When her car slammed into the other, her ribs broke on impact. What the doctors didn’t realize until now, was that part of her lower right rib splintered off and lodged itself in her lungs, it was a matter of time before the bone fragment pierced her lungs and by then it would be too late. They had to keep her still, and operate on her as soon as possible, but she was afraid. I ran my fingers through her hair while I lied to her and told her everything would be okay, because if I kept saying it, maybe it would be true.
The doctors operated swiftly, opening up her right side, inspecting her lungs, and eventually extracting the three inch fragment of bone that was imbedded inside her lung. My heart was racing, they were almost done, and something could still go wrong. Being a fan of House, and Grey’s Anatomy, I knew that people died on T.V. all the time, what if it happened here? Hoping for the best, but fearing the worst, I prayed for her safety, or what was left of her safety. With quick stitches, the doctors closed her side, and left the room. Nurses came in and brought Meredith out, while the doctors washed their hands in the sanitation room. I waited for what felt like years, with my heartbeat sounding out the minutes, I thought that I might need to go to the E.R. soon myself. As the doctors told her parents that the operation was successful, I relaxed some, but there was a but… there is always a but.
“But, she is not responding still. The anesthesia has worn off, but she is still in the induced coma we gave her.”
My heart stopped, and I could barely breathe. I ran into her room and saw her lying there. Meredith, my friend, with pale lips and cold skin, was lying unconscious in front of me for the rest of the night. As I said, I was dared to dream once, and I dreamed how everything would be fine if she were just awake, if she could just talk to me. So I nodded off and yes, I dared to dream. I dared to dream of life, love, and happiness, dreaming for compassion and completion. And yet, these dreams brought me nothing but emptiness, a desire for something that wasn’t there, desperation for a perfect life, a dream.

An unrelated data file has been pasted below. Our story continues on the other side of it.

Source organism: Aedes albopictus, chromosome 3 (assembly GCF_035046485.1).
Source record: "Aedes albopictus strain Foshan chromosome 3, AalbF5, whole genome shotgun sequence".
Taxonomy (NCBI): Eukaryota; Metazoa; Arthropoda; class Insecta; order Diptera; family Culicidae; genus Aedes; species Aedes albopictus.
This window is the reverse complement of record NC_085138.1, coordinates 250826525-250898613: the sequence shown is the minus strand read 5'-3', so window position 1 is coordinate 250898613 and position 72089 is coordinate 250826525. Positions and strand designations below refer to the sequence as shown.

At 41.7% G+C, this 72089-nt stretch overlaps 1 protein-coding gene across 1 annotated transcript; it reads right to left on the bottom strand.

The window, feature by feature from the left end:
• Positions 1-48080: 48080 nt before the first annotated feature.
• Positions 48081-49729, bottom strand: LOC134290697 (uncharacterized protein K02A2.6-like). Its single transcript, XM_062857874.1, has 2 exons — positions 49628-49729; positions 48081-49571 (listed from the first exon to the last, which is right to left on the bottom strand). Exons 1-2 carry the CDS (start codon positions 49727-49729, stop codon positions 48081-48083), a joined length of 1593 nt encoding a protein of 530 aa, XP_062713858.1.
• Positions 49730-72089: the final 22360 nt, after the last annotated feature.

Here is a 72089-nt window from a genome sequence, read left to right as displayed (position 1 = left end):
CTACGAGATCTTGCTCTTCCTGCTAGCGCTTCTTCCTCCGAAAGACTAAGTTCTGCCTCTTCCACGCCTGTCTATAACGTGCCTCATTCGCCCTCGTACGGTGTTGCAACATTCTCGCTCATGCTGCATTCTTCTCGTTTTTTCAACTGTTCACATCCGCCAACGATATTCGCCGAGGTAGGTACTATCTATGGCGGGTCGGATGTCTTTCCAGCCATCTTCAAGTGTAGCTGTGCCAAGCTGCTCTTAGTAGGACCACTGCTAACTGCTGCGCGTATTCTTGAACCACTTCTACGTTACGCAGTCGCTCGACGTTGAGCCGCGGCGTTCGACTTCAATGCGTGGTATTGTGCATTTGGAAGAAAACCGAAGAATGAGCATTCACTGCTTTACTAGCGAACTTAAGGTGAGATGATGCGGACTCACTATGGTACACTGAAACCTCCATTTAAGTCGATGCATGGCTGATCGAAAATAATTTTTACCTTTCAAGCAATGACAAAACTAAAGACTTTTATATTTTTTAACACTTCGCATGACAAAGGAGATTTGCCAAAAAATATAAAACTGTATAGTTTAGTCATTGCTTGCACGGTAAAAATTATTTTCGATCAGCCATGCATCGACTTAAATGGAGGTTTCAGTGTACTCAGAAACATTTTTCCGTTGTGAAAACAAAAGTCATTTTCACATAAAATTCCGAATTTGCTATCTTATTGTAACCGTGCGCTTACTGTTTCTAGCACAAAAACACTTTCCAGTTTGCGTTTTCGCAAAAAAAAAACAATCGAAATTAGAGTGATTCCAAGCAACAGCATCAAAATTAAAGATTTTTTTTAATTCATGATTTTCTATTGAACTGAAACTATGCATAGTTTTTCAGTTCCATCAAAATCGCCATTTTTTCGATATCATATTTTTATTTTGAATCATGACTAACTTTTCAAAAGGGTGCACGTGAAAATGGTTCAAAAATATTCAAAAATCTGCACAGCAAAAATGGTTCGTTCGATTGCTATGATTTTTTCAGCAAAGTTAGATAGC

I woke up in the chair next to her bed Sunday to see her staring at me attentively. It must have been early in the morning because her parents were still at home with her family. As I grabbed her hand, I could feel her grasp it tightly; she was back. Thousands of words went through my mind at once, wondering which one I should say first. She made up my mind for me.
“I’m glad you’re the first face I saw.”
“I couldn’t leave you,” I muttered softly.
And in the silence, as my hand gently touched her arm, I knew what to say next.
“I love you”
“It’s about time you said it back.”
I drew close, my hands gently brushing against her cheeks, while I leaned in to kiss her warm, soft, pink lips.
I was dared to dream once, and those dreams brought me nothing. Dreaming got me nowhere, but living, living got me everything. To those who dare me to dream next, I merely dare you to live.